The proportion of older people in our society is rising as a result of increasing life expectancy. Education has a broad-spectrum effect on the quality of life in old age. This opens up new opportunities for adult education but also presents it with new challenges.
Austrian gerontology researcher Anton Amann believes that education has a broad-spectrum effect on the quality of life in old age. Learning and education are more than just entertainment or a pastime for elderly people – participation in adult education by older people is said to promote mental and physical well-being, social integration and social participation. According to Amann, it reinforces a positive image of old age, improves the way old people anticipate and deal with critical life events and also has a positive impact on civic involvement. Education expert Dagmar Heidecker states that learning is necessary to help you find your way in the world and shape it. Non-participation can quickly lead to social exclusion, for example if you are unable to use a mobile phone or the internet.
Demographic change is changing the face of adult education
Demographic change is a key challenge in the EU Member States. According to Statistics Austria (Statistik Austria), if the present trend continues, the population of Austria will pass the nine million mark for the first time in 2030 meaning that it will have grown at a much faster rate than previously assumed. Increasing life expectancy means that, by as soon as 2020, there will be more people over the age of 65 than there will be under 20.
The associated increase in ‘active’ senior citizens is also likely to have an impact on the content and scope of adult education provision for this target group, as well as the methods used. This is creating new opportunities but also new challenges.
The Lifelong Learning Strategy in Austria (LLL:2020 Strategie) sets out targeted measures for the post-retirement phase; these include increasing participation in adult education, information and advice, low-threshold local education provision, and intergenerational projects and courses in ICT in particular. The intergenerational learning approach, as is currently being implemented in multigenerational houses across the EU, can help build a bridge between the different generations.
Why is there a need for intergenerational learning?
Intergenerational learning reduces the isolation of young and old people, which did not exist to the same extent when extended families lived in the same household. As the different generations get to know each other, this helps to break down stereotypes and mutual prejudices. It means that new problem-solving models can be developed and adopted together, and promoted innovation. This all helps to maintain social capital in ageing societies.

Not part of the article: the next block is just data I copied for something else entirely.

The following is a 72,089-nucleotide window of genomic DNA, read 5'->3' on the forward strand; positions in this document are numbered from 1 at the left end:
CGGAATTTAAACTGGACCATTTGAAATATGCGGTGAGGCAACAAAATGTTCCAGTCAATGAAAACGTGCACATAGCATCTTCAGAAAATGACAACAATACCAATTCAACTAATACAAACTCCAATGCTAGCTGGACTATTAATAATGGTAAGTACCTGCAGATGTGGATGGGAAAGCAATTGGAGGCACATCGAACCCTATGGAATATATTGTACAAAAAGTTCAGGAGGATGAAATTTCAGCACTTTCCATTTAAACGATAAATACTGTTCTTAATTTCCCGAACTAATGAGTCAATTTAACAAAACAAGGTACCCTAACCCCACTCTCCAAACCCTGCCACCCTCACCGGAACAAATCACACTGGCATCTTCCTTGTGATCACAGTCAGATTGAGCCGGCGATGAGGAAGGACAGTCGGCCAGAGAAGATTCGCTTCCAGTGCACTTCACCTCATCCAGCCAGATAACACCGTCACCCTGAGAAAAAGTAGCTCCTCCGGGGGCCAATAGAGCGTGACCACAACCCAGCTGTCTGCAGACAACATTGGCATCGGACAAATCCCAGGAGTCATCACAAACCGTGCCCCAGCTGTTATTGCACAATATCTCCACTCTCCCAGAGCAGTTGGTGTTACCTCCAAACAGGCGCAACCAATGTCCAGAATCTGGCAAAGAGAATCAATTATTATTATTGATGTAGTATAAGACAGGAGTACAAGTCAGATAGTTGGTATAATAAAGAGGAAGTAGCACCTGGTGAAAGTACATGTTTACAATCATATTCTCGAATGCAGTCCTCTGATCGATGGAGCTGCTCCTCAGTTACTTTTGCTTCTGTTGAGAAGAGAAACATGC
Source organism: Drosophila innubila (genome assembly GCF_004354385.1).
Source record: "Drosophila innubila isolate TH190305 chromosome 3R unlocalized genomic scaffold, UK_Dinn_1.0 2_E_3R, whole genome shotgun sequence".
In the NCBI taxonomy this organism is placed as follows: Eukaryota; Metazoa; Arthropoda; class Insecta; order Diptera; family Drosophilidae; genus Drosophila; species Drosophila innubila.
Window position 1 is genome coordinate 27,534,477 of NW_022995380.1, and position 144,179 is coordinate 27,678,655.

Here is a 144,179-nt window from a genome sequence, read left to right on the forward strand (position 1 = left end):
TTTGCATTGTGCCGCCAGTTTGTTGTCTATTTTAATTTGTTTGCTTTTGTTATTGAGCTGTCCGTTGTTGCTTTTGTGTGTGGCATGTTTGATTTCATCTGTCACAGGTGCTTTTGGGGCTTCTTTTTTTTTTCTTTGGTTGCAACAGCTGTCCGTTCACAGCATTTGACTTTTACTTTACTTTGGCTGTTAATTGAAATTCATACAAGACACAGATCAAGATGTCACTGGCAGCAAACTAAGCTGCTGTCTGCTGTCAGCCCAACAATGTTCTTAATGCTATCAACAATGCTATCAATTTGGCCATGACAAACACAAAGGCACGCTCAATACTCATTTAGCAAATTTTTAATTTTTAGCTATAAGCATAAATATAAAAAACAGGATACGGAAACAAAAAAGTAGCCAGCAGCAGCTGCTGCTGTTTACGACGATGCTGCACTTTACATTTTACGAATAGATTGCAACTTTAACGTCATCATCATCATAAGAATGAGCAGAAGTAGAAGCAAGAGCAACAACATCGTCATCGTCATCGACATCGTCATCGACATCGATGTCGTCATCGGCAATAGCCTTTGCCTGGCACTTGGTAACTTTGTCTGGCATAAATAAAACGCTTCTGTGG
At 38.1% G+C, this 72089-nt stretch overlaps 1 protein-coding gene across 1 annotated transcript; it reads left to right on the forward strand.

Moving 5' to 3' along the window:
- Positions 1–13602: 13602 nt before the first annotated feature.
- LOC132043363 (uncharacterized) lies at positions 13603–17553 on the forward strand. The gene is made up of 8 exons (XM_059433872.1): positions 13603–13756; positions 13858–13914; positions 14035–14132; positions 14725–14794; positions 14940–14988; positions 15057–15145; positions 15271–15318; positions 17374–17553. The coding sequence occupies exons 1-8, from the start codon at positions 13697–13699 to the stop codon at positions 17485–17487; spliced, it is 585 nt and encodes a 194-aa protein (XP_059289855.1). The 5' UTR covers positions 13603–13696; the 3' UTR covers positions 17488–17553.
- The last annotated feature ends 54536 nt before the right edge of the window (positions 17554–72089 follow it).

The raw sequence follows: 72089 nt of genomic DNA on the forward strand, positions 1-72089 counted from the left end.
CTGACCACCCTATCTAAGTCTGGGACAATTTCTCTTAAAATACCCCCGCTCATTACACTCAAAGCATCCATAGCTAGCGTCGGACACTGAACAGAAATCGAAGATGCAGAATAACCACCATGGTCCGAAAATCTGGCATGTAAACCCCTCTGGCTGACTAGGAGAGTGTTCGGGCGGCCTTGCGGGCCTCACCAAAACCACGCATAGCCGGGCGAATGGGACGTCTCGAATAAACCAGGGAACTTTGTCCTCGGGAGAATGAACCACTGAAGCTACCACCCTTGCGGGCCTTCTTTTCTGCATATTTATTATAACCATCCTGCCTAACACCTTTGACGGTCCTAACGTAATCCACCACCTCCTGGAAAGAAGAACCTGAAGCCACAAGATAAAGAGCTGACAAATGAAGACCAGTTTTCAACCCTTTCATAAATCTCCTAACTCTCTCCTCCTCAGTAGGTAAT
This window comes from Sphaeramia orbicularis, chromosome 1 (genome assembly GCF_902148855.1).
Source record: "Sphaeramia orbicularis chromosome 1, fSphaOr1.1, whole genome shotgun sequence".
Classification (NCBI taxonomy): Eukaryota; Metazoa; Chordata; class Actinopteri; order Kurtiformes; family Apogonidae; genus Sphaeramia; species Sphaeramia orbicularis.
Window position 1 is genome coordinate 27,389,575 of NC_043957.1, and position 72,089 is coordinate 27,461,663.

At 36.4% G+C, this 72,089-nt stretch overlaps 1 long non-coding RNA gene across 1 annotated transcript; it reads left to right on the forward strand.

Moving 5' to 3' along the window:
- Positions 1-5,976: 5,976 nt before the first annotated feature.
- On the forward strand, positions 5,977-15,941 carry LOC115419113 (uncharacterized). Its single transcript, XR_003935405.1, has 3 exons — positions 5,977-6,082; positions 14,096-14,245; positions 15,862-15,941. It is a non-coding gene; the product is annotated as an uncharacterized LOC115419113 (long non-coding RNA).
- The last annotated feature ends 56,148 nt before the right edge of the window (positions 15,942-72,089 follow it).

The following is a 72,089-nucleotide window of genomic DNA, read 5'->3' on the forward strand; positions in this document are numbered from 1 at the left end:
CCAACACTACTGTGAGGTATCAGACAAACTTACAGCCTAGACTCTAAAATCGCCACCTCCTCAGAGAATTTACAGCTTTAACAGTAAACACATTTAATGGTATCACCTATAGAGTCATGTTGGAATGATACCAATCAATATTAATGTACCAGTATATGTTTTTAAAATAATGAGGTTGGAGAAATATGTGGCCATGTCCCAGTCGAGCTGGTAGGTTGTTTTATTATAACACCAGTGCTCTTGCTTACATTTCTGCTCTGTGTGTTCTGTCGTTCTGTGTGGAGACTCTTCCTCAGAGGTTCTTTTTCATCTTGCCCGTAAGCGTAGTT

Communication is essential to be able to learn from one another – this means getting to know, understand and mutually accept each other. Opportunities need to be created for different generations to meet and talk in formal and informal settings. Interaction between different generations should not be a source of conflict but rather an opportunity for greater cohesion and the promotion of mutual learning and solidarity. And organisations are already starting to take advantage of the added benefit of age diversity because they have recognised that mixed-age teams and other mutual learning models can lead to increased productivity. This requires increased awareness and improvement of age-appropriate working conditions but also the initiation of a broad range of low-threshold education provision and projects.
Points for Action in Graz
The Graz project ‘Points for Action’ is an example of this type of low-threshold approach. In this project the city of Graz, together with the Austrian service institution for young people Logo Jugendmanagement and the Caritas Jugendliche charitable organisation, is providing the stimulus for intergenerational interaction combined with recreational activities. The project enables youngsters to have contact with elderly people, allowing them to contribute their time and skills to society, gain positive benefits from this for their own lives, and receive credits for leisure activities in return. Young people have numerous and varied skills that they can contribute. In addition to the services to the community, the positive effects include giving meaning to their lives, reinforcing their own capabilities and giving them self-confidence. It is important here that the needs of old people are taken seriously and that their contact with talented young people is structured around these needs.
- Intergenerational learning. The multigenerational house model.
- Statistic Austria – population projections
- 13/2011 edition of the Meb periodical for adult education: Adult education as a factor in active ageing (Erwachsenenbildung als Faktor aktiven Alterns)
- Article on learning and education in old age
- Graz Points for Action project
- Critical gerontology textbook
- Intergenerational learning guide
Text/Author of original article in German: Christine Bärnthaler /CONEDU
Redaktion/Editing of original article in German: Karin Kulmer /CONEDU